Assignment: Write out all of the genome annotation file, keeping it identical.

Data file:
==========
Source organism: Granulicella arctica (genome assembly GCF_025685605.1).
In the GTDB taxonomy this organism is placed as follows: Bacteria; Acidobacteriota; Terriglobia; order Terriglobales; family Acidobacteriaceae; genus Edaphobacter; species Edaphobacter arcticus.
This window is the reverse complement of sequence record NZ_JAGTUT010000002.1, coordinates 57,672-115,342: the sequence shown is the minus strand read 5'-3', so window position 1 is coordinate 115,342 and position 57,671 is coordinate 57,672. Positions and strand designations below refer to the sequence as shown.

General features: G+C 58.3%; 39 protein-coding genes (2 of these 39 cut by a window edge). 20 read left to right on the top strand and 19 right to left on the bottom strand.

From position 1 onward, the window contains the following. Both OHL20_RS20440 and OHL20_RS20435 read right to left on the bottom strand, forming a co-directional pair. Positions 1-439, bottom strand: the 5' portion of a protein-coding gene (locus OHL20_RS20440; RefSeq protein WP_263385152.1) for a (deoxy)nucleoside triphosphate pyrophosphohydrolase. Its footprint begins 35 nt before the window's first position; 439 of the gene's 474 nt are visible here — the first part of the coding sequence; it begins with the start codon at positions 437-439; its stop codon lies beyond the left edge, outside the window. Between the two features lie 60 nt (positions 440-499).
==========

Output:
Source organism: Granulicella arctica (genome assembly GCF_025685605.1).
In the GTDB taxonomy this organism is placed as follows: Bacteria; Acidobacteriota; Terriglobia; order Terriglobales; family Acidobacteriaceae; genus Edaphobacter; species Edaphobacter arcticus.
This window is the reverse complement of sequence record NZ_JAGTUT010000002.1, coordinates 57,672-115,342: the sequence shown is the minus strand read 5'-3', so window position 1 is coordinate 115,342 and position 57,671 is coordinate 57,672. Positions and strand designations below refer to the sequence as shown.

General features: G+C 58.3%; 39 protein-coding genes (2 of these 39 cut by a window edge). 20 read left to right on the top strand and 19 right to left on the bottom strand.

From position 1 onward, the window contains the following. Both OHL20_RS20440 and OHL20_RS20435 read right to left on the bottom strand, forming a co-directional pair. Positions 1-439, bottom strand: the 5' portion of a protein-coding gene (locus OHL20_RS20440; RefSeq protein WP_263385152.1) for a (deoxy)nucleoside triphosphate pyrophosphohydrolase. Its footprint begins 35 nt before the window's first position; 439 of the gene's 474 nt are visible here — the first part of the coding sequence; it begins with the start codon at positions 437-439; its stop codon lies beyond the left edge, outside the window. Between the two features lie 60 nt (positions 440-499).